There are a number of programs designed to increase the number and diversity of the engineering workforce. The author applauds these efforts. The purpose of this paper is to point out some disturbing trends and to propose a radical approach to reversing them.
Some ideas that seem to be commonly accepted are: (1) the first mathematics course in a typical Engineering program is Calculus. (2) The percentage of students entering the university prepared to take Calculus is declining. (3) Many students from lower socioeconomic groups rely on financial aid. (4) Many financial aid programs require full time enrollment in courses leading to the degree.
So here is the problem, an increasing number of students are not able to make progress in engineering classes directly out of high school because they are not ready for Calculus. Many of the students from targeted groups who are not ready for Calculus are required to take many of the core (English, History etc.) to satisfy full-time status for financial aid. When these students are ready for engineering classes, they often have few non-engineering classes left. Therefore, as they progress into higher-level engineering material, they must take a heavy load of highly technical classes. This often results in lower GPA and possibly failure.
Fortunately, although most engineering courses require Calculus at some point in the class, much of the content in these classes does not require Calculus. For example, although a thorough understanding of Bernoulli’s equation may require calculus, the application of the equation itself requires little more than algebra. If an engineering curriculum can be repackaged based on the required mathematical sophistication, it should be possible to create an engineering degree program that could be entered by virtually anyone leaving high school. As long as the student progresses through mathematics, they should be able to progress through engineering classes too. This will allow them to achieve full time status without “using up” all their core classes. Thus allowing them to save the core class to use when they need to dilute the number of engineering classes in a semester.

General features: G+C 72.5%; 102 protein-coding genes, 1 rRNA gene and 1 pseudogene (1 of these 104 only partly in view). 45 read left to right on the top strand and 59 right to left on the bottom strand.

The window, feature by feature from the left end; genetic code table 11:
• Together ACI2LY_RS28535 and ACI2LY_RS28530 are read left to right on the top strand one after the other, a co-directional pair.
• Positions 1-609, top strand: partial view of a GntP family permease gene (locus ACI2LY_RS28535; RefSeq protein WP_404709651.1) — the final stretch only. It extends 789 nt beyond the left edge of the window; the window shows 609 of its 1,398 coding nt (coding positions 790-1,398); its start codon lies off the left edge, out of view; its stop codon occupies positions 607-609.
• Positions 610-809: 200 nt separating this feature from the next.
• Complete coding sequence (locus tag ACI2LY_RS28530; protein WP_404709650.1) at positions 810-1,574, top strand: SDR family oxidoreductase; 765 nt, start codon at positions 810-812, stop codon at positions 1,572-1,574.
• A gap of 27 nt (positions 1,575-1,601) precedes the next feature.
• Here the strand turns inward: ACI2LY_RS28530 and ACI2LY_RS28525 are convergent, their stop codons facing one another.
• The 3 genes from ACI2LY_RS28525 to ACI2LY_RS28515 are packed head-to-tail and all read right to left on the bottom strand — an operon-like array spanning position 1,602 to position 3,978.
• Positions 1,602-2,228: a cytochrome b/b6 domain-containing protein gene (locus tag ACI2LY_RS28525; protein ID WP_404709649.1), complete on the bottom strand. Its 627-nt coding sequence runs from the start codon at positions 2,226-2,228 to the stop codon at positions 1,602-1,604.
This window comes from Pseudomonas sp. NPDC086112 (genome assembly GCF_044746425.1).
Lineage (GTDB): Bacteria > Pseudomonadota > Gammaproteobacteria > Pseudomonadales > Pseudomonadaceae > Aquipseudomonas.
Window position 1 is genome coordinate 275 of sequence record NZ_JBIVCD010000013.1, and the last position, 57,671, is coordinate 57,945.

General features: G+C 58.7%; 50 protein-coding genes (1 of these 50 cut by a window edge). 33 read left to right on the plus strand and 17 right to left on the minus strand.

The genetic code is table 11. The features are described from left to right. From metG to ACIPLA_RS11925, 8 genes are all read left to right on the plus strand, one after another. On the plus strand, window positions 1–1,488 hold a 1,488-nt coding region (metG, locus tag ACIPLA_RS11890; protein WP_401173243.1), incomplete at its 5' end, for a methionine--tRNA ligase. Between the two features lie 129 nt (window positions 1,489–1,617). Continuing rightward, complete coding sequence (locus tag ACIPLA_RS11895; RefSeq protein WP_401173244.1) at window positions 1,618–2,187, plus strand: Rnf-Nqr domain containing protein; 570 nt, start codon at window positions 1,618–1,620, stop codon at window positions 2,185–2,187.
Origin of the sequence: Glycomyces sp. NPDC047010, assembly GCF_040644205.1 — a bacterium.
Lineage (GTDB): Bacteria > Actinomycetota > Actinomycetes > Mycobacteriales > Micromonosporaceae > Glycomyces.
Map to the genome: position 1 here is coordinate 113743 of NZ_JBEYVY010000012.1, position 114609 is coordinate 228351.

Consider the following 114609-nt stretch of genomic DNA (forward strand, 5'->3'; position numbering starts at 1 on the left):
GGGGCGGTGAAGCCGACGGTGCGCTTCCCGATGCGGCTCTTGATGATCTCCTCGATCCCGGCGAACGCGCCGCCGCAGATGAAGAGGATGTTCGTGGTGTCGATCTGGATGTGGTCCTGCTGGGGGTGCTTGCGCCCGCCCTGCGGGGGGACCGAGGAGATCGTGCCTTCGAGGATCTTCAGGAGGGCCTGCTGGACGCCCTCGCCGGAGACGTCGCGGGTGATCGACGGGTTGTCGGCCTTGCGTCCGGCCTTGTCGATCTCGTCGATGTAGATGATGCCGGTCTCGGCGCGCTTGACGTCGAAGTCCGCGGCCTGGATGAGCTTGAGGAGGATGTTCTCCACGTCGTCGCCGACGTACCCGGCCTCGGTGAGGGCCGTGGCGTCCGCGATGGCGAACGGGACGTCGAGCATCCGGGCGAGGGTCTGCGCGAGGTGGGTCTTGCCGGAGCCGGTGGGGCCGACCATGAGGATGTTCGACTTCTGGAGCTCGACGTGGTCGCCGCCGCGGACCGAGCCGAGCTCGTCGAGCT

There are many advantages of an engineering curriculum organized by mathematical sophistication. First, one might expect more students entering engineering because they can make progress immediately. One would expect greater retention for one reason because the student “sees” the application of engineering early in the curriculum. One might also expect the students to be more intellectually diverse. This means not all engineering students are the math wizards from high school.
This paper proposes a method for designing an engineering curriculum organized by mathematical sophistication and describes how it could be presented to students in an understandable way.
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